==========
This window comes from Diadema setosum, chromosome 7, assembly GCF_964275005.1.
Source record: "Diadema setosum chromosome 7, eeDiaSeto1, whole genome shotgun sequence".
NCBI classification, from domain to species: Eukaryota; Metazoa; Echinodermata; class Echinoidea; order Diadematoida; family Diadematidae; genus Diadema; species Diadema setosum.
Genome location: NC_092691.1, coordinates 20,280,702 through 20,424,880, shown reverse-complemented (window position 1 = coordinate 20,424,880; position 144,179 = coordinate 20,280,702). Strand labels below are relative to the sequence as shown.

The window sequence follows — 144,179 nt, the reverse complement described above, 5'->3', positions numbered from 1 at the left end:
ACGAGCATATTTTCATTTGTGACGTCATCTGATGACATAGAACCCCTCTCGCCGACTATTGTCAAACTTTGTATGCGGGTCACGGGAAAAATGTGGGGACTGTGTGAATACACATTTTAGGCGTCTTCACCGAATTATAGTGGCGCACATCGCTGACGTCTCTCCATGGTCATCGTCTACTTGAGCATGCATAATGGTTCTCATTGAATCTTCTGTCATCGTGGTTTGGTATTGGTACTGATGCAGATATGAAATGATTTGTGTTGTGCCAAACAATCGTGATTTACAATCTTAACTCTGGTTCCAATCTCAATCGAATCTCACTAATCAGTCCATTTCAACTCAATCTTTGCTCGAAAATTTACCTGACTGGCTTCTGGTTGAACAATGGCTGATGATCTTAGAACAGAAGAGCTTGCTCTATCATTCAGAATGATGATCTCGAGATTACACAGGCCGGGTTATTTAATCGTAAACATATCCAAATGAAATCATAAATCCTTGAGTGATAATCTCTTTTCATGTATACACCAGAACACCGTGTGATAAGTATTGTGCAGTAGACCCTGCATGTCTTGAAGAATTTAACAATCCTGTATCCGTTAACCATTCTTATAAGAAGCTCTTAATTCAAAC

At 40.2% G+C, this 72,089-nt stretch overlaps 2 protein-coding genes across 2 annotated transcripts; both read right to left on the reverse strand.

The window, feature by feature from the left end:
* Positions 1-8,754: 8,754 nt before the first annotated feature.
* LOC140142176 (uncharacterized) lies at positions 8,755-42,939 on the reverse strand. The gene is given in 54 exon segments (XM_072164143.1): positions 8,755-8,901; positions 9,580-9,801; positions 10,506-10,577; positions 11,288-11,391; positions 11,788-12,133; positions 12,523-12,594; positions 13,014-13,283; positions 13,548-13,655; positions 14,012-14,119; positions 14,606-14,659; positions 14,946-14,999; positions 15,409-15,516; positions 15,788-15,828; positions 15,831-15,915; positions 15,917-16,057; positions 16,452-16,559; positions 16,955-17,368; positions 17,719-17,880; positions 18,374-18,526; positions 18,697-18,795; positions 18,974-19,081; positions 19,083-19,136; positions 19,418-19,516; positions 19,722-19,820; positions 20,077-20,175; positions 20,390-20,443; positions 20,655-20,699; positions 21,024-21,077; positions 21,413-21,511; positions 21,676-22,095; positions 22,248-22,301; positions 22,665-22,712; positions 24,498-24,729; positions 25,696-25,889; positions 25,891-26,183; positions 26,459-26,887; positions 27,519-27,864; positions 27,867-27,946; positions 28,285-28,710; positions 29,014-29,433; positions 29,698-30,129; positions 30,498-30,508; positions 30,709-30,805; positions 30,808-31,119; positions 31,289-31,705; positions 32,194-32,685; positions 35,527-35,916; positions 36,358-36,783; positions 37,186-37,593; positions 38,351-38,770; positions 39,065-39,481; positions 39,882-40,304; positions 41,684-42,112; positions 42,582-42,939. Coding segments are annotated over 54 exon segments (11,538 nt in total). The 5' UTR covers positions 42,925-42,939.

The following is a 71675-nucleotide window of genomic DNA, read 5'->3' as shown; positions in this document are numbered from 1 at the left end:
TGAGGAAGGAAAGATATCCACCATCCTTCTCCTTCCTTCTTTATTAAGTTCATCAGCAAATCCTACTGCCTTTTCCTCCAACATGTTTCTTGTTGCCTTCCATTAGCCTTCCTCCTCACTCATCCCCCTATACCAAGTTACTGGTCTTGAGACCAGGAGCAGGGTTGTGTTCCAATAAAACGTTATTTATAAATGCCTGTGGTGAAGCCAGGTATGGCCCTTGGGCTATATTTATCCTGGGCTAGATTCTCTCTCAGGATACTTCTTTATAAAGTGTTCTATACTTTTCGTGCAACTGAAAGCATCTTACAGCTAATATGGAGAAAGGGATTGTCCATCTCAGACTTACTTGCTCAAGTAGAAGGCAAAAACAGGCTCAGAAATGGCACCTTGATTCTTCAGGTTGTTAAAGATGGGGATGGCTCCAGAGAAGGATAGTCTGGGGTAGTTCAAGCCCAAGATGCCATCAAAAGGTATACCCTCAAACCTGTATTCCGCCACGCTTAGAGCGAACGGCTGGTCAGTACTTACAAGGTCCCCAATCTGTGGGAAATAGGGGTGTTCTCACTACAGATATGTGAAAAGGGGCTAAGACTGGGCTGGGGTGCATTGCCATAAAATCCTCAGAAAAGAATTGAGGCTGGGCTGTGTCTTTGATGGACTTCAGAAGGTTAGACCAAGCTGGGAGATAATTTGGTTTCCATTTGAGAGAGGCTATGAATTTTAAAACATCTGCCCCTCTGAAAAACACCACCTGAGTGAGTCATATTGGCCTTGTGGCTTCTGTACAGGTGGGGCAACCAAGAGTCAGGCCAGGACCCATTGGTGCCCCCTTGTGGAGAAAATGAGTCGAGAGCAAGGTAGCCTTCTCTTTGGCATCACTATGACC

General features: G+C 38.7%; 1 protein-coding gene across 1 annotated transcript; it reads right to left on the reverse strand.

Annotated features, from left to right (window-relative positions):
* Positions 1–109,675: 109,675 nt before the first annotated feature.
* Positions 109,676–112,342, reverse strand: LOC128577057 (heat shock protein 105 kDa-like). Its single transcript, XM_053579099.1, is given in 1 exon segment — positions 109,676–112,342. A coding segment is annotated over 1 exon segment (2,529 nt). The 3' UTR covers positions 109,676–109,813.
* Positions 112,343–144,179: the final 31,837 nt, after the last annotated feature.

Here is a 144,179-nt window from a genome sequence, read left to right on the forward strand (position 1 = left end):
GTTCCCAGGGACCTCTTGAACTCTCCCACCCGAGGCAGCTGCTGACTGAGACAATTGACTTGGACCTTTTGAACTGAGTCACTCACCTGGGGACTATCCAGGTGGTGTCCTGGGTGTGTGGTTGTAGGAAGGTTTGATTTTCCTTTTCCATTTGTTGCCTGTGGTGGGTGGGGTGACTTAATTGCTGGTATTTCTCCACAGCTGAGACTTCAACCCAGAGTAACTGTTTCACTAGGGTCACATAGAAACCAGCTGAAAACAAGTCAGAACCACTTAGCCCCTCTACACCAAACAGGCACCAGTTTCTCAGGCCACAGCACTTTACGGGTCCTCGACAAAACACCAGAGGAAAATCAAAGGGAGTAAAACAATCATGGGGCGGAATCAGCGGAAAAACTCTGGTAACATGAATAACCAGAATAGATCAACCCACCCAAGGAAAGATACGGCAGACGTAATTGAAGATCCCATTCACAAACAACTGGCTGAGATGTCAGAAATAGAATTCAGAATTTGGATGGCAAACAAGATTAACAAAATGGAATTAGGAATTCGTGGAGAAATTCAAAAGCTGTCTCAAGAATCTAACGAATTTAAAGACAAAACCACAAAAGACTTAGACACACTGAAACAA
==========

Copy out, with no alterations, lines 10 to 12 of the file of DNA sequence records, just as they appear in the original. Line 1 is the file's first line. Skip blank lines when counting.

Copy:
* LOC140142176 (uncharacterized) lies at positions 8,755-42,939 on the reverse strand. The gene is given in 54 exon segments (XM_072164143.1): positions 8,755-8,901; positions 9,580-9,801; positions 10,506-10,577; positions 11,288-11,391; positions 11,788-12,133; positions 12,523-12,594; positions 13,014-13,283; positions 13,548-13,655; positions 14,012-14,119; positions 14,606-14,659; positions 14,946-14,999; positions 15,409-15,516; positions 15,788-15,828; positions 15,831-15,915; positions 15,917-16,057; positions 16,452-16,559; positions 16,955-17,368; positions 17,719-17,880; positions 18,374-18,526; positions 18,697-18,795; positions 18,974-19,081; positions 19,083-19,136; positions 19,418-19,516; positions 19,722-19,820; positions 20,077-20,175; positions 20,390-20,443; positions 20,655-20,699; positions 21,024-21,077; positions 21,413-21,511; positions 21,676-22,095; positions 22,248-22,301; positions 22,665-22,712; positions 24,498-24,729; positions 25,696-25,889; positions 25,891-26,183; positions 26,459-26,887; positions 27,519-27,864; positions 27,867-27,946; positions 28,285-28,710; positions 29,014-29,433; positions 29,698-30,129; positions 30,498-30,508; positions 30,709-30,805; positions 30,808-31,119; positions 31,289-31,705; positions 32,194-32,685; positions 35,527-35,916; positions 36,358-36,783; positions 37,186-37,593; positions 38,351-38,770; positions 39,065-39,481; positions 39,882-40,304; positions 41,684-42,112; positions 42,582-42,939. Coding segments are annotated over 54 exon segments (11,538 nt in total). The 5' UTR covers positions 42,925-42,939.

The following is a 71675-nucleotide window of genomic DNA, read 5'->3' as shown; positions in this document are numbered from 1 at the left end:
TGAGGAAGGAAAGATATCCACCATCCTTCTCCTTCCTTCTTTATTAAGTTCATCAGCAAATCCTACTGCCTTTTCCTCCAACATGTTTCTTGTTGCCTTCCATTAGCCTTCCTCCTCACTCATCCCCCTATACCAAGTTACTGGTCTTGAGACCAGGAGCAGGGTTGTGTTCCAATAAAACGTTATTTATAAATGCCTGTGGTGAAGCCAGGTATGGCCCTTGGGCTATATTTATCCTGGGCTAGATTCTCTCTCAGGATACTTCTTTATAAAGTGTTCTATACTTTTCGTGCAACTGAAAGCATCTTACAGCTAATATGGAGAAAGGGATTGTCCATCTCAGACTTACTTGCTCAAGTAGAAGGCAAAAACAGGCTCAGAAATGGCACCTTGATTCTTCAGGTTGTTAAAGATGGGGATGGCTCCAGAGAAGGATAGTCTGGGGTAGTTCAAGCCCAAGATGCCATCAAAAGGTATACCCTCAAACCTGTATTCCGCCACGCTTAGAGCGAACGGCTGGTCAGTACTTACAAGGTCCCCAATCTGTGGGAAATAGGGGTGTTCTCACTACAGATATGTGAAAAGGGGCTAAGACTGGGCTGGGGTGCATTGCCATAAAATCCTCAGAAAAGAATTGAGGCTGGGCTGTGTCTTTGATGGACTTCAGAAGGTTAGACCAAGCTGGGAGATAATTTGGTTTCCATTTGAGAGAGGCTATGAATTTTAAAACATCTGCCCCTCTGAAAAACACCACCTGAGTGAGTCATATTGGCCTTGTGGCTTCTGTACAGGTGGGGCAACCAAGAGTCAGGCCAGGACCCATTGGTGCCCCCTTGTGGAGAAAATGAGTCGAGAGCAAGGTAGCCTTCTCTTTGGCATCACTATGACC